Overview of options for cashing in your pension
What if I've got a final salary pension?
By Paul Davies
Article 7 of 8
What if I've got a final salary pension?
Learn what the pension changes mean for you if you have a final salary pension plan and why you should seek advice before considering transferring out of your scheme.
This page explains how you can use the pension freedoms if you have a final salary pension, how to turn your pension money into a pot of cash, and the pros and cons of doing this.
What are my options if I’ve got a final salary pension?
Under the new pension rules, people with a private final salary (also called 'defined benefit') scheme or a funded public final salary scheme can transfer their money into a defined contribution pension, which is essentially a pot of cash.
Public sector workers in unfunded schemes (where no contributions are made to the scheme in advance and no investment fund is built up) are banned from transferring out of their deal – this includes NHS staff, teachers, armed forces, civil servants, the police and firefighters.
If you are eligible to make the switch from a final salary to a defined contribution scheme, you need to be aware that you could lose valuable benefits by doing so, including a guaranteed income that's linked to inflation. Make sure you get independent financial advice before you leap.
The pros and cons of transferring your final salary pension
- you can have greater control of your pension fund
- you can get your hands on a large lump sum
- if you have no spouse, you may have no need for some of the benefits
- you can pass on money to your heirs via a transfer
- you might have more than one final salary scheme and only want to transfer one fund.
- you’d be giving up a guaranteed, predetermined income for the rest of your life
- with a final salary scheme, you don’t have to use investments to generate retirement income
- final salary pensions are index-linked, meaning they rise with inflation
- it's tough to know whether the ‘cash equivalent transfer value’ (CETV) you get represents a good deal or not
- final salary schemes usually provide better retirement income than you could secure by other means.
What to do if you want to cash in a final salary pension
If you do decide to give up your final salary pension for cash, you’ll need to make a request to your pension scheme for a CETV. How the scheme arrives at this figure is a complex calculation.
Most private schemes are currently ‘under-funded’, meaning they don’t have enough assets to meet the costs of providing pensions of all the people in the scheme, with the result that you might only get 80% of the full pension value.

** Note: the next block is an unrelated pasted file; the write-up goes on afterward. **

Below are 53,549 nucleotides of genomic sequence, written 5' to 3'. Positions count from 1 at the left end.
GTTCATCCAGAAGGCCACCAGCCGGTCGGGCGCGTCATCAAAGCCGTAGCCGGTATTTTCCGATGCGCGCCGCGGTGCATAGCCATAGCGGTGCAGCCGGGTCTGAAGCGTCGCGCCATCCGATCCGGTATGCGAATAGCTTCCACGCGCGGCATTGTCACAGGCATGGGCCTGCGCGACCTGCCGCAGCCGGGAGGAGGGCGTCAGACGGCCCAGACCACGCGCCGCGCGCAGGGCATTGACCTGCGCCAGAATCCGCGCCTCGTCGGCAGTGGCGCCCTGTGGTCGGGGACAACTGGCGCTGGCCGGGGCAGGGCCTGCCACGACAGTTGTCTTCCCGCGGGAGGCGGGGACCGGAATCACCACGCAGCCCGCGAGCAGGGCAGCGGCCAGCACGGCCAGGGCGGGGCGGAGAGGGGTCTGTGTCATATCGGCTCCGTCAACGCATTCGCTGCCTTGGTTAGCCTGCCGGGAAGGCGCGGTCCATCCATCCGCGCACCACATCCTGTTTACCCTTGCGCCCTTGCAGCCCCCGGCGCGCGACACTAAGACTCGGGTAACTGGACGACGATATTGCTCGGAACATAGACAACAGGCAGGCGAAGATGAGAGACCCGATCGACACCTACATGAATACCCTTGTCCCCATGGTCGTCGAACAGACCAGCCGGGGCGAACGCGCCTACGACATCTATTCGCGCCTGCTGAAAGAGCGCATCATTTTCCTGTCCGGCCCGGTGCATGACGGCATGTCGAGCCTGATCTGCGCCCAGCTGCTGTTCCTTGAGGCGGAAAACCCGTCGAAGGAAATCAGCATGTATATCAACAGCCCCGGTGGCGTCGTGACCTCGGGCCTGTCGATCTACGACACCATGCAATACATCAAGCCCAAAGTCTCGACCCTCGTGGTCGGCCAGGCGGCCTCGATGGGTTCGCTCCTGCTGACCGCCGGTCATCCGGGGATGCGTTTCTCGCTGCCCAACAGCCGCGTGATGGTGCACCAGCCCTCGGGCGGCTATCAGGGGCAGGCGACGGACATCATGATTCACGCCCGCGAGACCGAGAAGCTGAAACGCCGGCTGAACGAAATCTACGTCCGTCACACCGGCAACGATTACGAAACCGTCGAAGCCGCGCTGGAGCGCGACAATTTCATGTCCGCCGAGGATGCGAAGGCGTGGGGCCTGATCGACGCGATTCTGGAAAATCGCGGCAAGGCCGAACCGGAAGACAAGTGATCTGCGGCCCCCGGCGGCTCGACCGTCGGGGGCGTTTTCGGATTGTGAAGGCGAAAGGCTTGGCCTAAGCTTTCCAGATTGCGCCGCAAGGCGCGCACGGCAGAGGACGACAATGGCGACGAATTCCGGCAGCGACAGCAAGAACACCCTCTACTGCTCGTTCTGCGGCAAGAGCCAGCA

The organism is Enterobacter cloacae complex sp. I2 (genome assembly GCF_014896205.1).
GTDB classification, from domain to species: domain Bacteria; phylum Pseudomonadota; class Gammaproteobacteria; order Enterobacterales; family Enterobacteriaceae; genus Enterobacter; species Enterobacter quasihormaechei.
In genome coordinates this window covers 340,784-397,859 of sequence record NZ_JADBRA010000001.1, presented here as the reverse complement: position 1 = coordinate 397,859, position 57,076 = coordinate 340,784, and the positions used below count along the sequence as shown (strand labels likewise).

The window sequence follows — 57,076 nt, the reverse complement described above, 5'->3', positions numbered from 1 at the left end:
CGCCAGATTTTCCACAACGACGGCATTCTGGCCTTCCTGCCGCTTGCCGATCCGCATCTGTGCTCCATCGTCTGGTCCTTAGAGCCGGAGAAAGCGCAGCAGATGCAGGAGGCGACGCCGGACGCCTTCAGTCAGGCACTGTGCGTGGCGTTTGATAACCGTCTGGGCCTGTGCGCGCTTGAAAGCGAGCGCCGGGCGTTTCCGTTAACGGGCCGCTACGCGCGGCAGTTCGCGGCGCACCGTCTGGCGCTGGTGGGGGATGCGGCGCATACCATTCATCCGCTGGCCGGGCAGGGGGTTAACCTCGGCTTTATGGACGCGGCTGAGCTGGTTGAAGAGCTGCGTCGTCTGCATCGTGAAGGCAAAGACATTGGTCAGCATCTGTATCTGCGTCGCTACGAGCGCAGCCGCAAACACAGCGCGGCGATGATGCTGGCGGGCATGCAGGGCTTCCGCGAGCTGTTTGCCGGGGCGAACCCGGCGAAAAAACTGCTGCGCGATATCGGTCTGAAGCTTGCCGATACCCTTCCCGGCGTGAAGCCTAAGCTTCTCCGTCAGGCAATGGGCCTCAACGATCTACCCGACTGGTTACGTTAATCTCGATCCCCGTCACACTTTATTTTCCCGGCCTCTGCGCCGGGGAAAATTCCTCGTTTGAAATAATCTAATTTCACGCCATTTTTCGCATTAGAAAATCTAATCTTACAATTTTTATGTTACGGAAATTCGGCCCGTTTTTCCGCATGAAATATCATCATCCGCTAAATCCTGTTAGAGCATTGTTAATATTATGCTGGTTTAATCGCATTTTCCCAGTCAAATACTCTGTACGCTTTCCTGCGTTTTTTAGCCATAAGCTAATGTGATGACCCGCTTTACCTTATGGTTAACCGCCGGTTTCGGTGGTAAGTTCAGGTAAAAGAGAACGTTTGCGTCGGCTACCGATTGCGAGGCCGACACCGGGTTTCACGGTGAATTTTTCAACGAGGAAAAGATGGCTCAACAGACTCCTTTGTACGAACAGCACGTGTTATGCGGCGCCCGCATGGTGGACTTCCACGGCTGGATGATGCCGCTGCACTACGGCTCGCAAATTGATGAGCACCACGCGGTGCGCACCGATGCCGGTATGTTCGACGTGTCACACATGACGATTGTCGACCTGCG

Final salary pensions are expensive to run, so schemes might be keen to get you off their books. As a result, you could be offered an ‘enhanced transfer value’ – which will be more than the scheme is obliged to pay you.
Financial advice for a pension transfer
If your final salary pension benefits are worth less than £30,000, you can take a lump sum directly from the scheme, without having to seek financial advice.
Anyone with final salary savings of more than £30,000 is obliged to take professional advice on the transfer and confirm with the receiving scheme that they’ve done this. In many cases, the increased risk and potential for financial detriment will lead an adviser to counsel against any move.
Be aware that seeking advice will cost around £1,000 or more, even if the recommendation is not to do anything. If you do go ahead and move your money, you face additional charges for arranging and managing an investment portfolio. If your adviser recommends a transfer, the transfer value forms the initial capital for the new defined contribution scheme.
Mark Williamson, 51, Huddersfield
Mark is a firefighter with a final salary pension scheme who has decided that he’s going to retire. His wife works as a nurse.
He opted to retire and take the 25% tax-free lump sum from his scheme. Taking this money enabled them to move house and remain mortgage-free.
While Mark has decided to retire, the loss in income will mean that he has to seek part-time work to maintain his current living standards.
You can’t convert public sector final salary schemes into a defined contribution scheme, but Mark says he wouldn’t have taken advantage of the new pension freedoms anyway.
Which? expert view
Unlike Mark, some people will be allowed to switch from a final salary scheme and may seek the greater flexibility that this entails.
However, although the prospect of money up front may seem appealing, it won’t usually match the benefit of a guaranteed lifetime income, which keeps pace with inflation. You shouldn’t give up your attractive final salary pension without some serious consideration.
- Last updated: January 2017
- Updated by: Paul Davies